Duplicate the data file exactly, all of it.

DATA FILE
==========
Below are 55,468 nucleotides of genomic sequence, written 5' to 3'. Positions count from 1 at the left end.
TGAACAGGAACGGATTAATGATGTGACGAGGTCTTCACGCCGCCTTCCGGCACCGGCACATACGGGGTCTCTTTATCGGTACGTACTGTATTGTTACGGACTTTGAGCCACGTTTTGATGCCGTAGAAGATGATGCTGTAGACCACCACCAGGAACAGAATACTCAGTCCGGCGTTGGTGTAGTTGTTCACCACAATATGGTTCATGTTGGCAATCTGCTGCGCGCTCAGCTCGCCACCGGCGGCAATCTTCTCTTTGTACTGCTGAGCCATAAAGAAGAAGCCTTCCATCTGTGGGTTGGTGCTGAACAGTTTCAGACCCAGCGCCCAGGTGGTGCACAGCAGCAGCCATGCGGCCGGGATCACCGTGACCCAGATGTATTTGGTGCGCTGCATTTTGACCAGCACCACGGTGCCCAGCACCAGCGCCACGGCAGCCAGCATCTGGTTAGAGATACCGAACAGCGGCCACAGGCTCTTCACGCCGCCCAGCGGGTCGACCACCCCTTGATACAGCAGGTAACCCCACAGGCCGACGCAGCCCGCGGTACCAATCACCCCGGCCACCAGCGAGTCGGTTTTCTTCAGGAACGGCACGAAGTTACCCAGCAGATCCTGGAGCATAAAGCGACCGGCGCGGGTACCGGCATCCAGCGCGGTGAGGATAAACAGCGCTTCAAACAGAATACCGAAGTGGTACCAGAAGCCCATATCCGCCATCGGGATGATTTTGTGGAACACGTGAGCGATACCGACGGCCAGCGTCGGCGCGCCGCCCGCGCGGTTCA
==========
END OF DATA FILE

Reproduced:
Below are 55,468 nucleotides of genomic sequence, written 5' to 3'. Positions count from 1 at the left end.
TGAACAGGAACGGATTAATGATGTGACGAGGTCTTCACGCCGCCTTCCGGCACCGGCACATACGGGGTCTCTTTATCGGTACGTACTGTATTGTTACGGACTTTGAGCCACGTTTTGATGCCGTAGAAGATGATGCTGTAGACCACCACCAGGAACAGAATACTCAGTCCGGCGTTGGTGTAGTTGTTCACCACAATATGGTTCATGTTGGCAATCTGCTGCGCGCTCAGCTCGCCACCGGCGGCAATCTTCTCTTTGTACTGCTGAGCCATAAAGAAGAAGCCTTCCATCTGTGGGTTGGTGCTGAACAGTTTCAGACCCAGCGCCCAGGTGGTGCACAGCAGCAGCCATGCGGCCGGGATCACCGTGACCCAGATGTATTTGGTGCGCTGCATTTTGACCAGCACCACGGTGCCCAGCACCAGCGCCACGGCAGCCAGCATCTGGTTAGAGATACCGAACAGCGGCCACAGGCTCTTCACGCCGCCCAGCGGGTCGACCACCCCTTGATACAGCAGGTAACCCCACAGGCCGACGCAGCCCGCGGTACCAATCACCCCGGCCACCAGCGAGTCGGTTTTCTTCAGGAACGGCACGAAGTTACCCAGCAGATCCTGGAGCATAAAGCGACCGGCGCGGGTACCGGCATCCAGCGCGGTGAGGATAAACAGCGCTTCAAACAGAATACCGAAGTGGTACCAGAAGCCCATATCCGCCATCGGGATGATTTTGTGGAACACGTGAGCGATACCGACGGCCAGCGTCGGCGCGCCGCCCGCGCGGTTCA